Waking up to Wisdom
In Stillness and Community

Great Compassion (Bodhisattva)

  Great Compassion comes when you stop picking and choosing among living beings you cross over. What are these beings? How do you take them across? The Sixth Patriarch's Sutra explains that the living beings you take across are just the thoughts in your mind, the thoughts that arise from your self nature. WHen the Bodhisattva really does his work he crosses over all his thoughts without discriminating among them. He can't take a vacation at any time. He has vowed to take all beings (thoughts) across to emptiness. The bodhisattva separates from thought and leaves defilement:
	The sentient one when enlightened
	    leaps out of the dust.
	His six perfections and myriad practices
	    are nurtured at all times.
			-- Master Hua
			Ten Dharma Realms

Great compassion can manifest when one realizes that the self nature is basically without any differences. It's all one and the same substance and he is part of it; it's in the self-nature that he connects with all that lives. This is where he does the work of taking all beings across, taking all thoughts back to their source.

	When a single thought is not produced
	The entire substance manifests.

The Bodhisattva practices Great Compassion, and as he practices, his realization increases. There is no realization without practice, guided by vows. When he vows to take all living beings across, his vow is the beginning of compassion. When he sends all thoughts back to the self nature, that is actual practice. Why? Because living beings are thoughts and thoughts are living beings.

The master wrote this verse:

	Truly recognize your own faults;
	Don't discuss the faults of others;
	Others' faults are just my own.
	Being of the same substance
	    is called Great Compassion.

Your own faults from failing constantly to take across living beings. Being lazy and not working diligently is a big fault; it is not the practice of the Bodhisattva.

Don't discuss the faults of others. "Others" are just thoughts in your own head. What you see as a fault in someone else comes from your discriminating mind.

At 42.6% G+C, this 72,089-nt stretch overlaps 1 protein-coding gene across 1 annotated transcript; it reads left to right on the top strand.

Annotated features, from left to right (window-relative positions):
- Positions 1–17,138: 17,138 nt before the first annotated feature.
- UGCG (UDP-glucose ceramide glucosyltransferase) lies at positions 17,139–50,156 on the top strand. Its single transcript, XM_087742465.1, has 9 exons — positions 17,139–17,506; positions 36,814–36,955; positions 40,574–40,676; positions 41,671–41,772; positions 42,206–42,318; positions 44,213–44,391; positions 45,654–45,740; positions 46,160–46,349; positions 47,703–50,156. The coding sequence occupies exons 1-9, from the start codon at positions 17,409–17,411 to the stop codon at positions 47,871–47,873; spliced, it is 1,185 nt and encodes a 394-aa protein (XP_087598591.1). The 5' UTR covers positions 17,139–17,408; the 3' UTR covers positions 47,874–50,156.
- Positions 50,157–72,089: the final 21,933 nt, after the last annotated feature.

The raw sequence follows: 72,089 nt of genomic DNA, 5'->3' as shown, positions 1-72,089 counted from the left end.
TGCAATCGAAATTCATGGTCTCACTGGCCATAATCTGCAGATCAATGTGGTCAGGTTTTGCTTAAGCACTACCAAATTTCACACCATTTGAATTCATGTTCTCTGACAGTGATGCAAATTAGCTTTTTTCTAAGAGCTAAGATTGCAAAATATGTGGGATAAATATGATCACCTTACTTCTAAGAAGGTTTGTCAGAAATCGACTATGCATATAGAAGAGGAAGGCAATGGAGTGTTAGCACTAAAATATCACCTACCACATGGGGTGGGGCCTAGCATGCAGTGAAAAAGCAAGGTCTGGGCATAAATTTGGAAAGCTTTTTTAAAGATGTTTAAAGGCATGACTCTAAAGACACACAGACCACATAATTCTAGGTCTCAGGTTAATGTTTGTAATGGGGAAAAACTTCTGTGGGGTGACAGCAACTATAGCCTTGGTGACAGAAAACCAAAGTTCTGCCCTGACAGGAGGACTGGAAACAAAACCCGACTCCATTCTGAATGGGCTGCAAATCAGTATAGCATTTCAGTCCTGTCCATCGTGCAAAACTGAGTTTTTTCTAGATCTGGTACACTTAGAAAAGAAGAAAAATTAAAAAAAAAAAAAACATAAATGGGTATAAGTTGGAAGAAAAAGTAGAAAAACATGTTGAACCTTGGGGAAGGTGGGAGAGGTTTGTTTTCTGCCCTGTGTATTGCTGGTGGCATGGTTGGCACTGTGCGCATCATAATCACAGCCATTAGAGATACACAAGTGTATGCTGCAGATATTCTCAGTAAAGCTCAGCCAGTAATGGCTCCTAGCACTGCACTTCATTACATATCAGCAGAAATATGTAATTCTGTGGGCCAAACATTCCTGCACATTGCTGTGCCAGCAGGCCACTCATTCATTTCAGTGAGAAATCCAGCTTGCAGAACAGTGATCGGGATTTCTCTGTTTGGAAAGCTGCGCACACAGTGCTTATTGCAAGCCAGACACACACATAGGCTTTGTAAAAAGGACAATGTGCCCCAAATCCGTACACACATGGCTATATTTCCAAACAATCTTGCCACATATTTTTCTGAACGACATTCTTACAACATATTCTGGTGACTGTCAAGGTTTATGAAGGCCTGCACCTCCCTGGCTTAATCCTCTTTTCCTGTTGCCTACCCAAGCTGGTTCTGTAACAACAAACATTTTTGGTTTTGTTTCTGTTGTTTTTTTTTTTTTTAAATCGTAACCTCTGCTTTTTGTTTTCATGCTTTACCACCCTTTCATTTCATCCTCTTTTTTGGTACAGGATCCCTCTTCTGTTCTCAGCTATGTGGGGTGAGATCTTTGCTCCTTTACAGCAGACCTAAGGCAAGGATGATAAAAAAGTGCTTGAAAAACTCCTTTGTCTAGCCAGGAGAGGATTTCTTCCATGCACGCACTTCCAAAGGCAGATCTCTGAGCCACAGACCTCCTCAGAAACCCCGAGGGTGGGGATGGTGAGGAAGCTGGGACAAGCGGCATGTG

Others' faults are just my own. You should return the light all the time. Shine the light on the projections of the mind and get to work crossing them over.

Being of the same substance is called Great Compassion. All thoughts come from the self-nature. When they filter up into the mind they get discriminated into good and bad, right and wrong. When the Bodhisattva practices Prajna wisdom and wipes away all thoughts as they arise, he is returning to his self-nature, to the original, fundamentally pure substance that he shares with all living beings. This is truly taking all living beings across.

"At all times he nurtures them." He must do it constantly for Great Compassion to manifest.

"At all times" in the Buddhist sense means from thought to thought, minute to minute, hour to hour, day to day, week to week, through months, years, life to life, kalpa to kalpa. Time loses its meaning. For the Bodhisattva who has vowed to save all living beings, one thought of purity, one act of Great Compassion extends throughout all time and space to the ends of the Dharma realm. What could be more liberated, more independent than the scope of Great Compassion?

Practices are the measure of the Bodhisattva. In order to stay on the Middle Way he must maintain his Dharma-methods no matter what circumstances arise. If a good state appears he cannot turn from his practice. If an unpleasant scene develops, the Bodhisattva nurtures his practice all the same, taking tender care of his most valuable possession, the jewelled Dharma-raft that can ferry all beings from suffering to the other shore of bliss.

-- Volume 2, Page 95-97